MB: We wanted to have a voiceless part on the album, a little bit of headspace. This came out of an improvisation we did as an outro for a different song that didn’t end up on the album. It was Siv on the drums, Christian on piano, Rasmus on bass, Casper singing (that we then later turned into a flute part), and I was processing the drums through effects. It’s a little “band moment” in a record that is very much a puzzle with many different pieces.
CC: Sprung out of a jammy setup in my Lisbon studio, and a vocal line going “Love isn’t meant to come in our way.” I was going to my studio pretty much every day during the first lockdown, and every day was a new story, a new setup, a new song. For “Dragonfly” I was enjoying the simplicity of a nice beat with a vocal harmonizer on top. It became one of the poppier songs in relation to the rest of the Windflowers cast—I think that’s what we all loved about it, that uplifting lightness. I re-recorded vocals, Mads tweaked a bunch of stuff, but all in all the song sounds not far off from where it started.
6. “Living Other Lives”
MB: This one Casper started in Lisbon. It’s based around a beat and a short sample of Laraaji playing the zither with brushes, and then a bass synth line. When we first worked on it together we were drawn by the raw energy of the track and added more raw sounds, like the sound of a power drill into the pickup of the bass guitar, or small bursts of distorted guitars. Pretty soon it was way too hectic and we didn’t really have a structure for the song. Casper went to Antwerp to record with Bert and Indre, and Bert played the Irish bouzouki, this very simple and repetitive riff, that gave it the push forward without it getting too busy. It was quite late in the process that the whole last section came to us, and after that it all seemed to make sense. Even the naive melody on the tin whistle.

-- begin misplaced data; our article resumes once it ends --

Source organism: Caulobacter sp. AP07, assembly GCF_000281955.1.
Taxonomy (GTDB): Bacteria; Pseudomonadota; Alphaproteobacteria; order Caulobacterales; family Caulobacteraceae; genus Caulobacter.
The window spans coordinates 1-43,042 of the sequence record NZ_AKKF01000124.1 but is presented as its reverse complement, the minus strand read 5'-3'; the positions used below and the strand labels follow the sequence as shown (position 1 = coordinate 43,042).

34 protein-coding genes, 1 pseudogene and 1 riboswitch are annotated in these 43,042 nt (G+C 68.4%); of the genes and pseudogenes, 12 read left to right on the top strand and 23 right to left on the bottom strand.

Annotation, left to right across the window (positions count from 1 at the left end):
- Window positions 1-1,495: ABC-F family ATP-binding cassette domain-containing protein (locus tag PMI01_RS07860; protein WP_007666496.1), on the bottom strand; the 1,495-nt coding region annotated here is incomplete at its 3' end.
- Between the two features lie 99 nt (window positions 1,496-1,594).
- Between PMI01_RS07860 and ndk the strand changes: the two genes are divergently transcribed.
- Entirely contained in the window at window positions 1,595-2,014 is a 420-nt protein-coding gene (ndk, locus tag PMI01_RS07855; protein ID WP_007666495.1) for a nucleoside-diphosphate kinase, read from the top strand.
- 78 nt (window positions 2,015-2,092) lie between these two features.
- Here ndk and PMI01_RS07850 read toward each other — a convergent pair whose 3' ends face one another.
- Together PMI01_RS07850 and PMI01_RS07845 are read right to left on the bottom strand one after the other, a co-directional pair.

7. “Mindless Center”
CC: We made this one together at the studio Møn in Denmark where we ended up working on the album collectively. While listening and sculpturing all the sketches we made during the first lockdown, we also tried to start something together from scratch. The studio in Møn is a former farm with loads of space, so we could set up loads of instruments—drums, bass, piano lalala…all separated—while playing together. So Mads was on a synth, Rasmus on bass, and I was on the drums upstairs. I think the first valuable thing that came up was that odd keyboard drone that you can hear in the beginning, the bass part and drumbeat that enters the song one minute in. That repetitive musical state of mind made me think of cruising down the autobahn at 6 a.m., some sort of limbo between sleep and crucial awakeness, a form of autobahn meditation.
8. “House on a Feather”
MB: This one I started in Copenhagen one day, I just played a synth chord progression and some high-building arpeggios and a little bit of rhythm. Casper sang on top of it when we met up in June, and immediately there was this image of a house on a feather in the words. It’s a slow-building song that’s just sort of going in one gentle direction. The vocoder breaks in like there’s something inhuman wanting to tell us something, but I’m not exactly sure why or what. The original synth was out of tune (because it’s an analog poly synth that needs to be tuned), but we decided to keep working around that, and that proved to be really difficult to get everything else to tune with it—except for voices, they just fit in automatically. I believe it gives it a different sonic stamp.
9. “Åbent Sår”
CC: Mads and I wrote the first part of this song in January 2020 in between the Altid Sammen tour and while being in Copenhagen together—then much later the second half evolved in a collaboration with The Field. The song looks back, but also very much forward…it was so exciting to give this song to someone like Axel [Willner, a.k.a The Field] that we all really admire, and to experience how the song returned like some kind of alien, something we could have never come up with ourselves, at the same time really love so much. Would be fun to do more collabs like this in the future.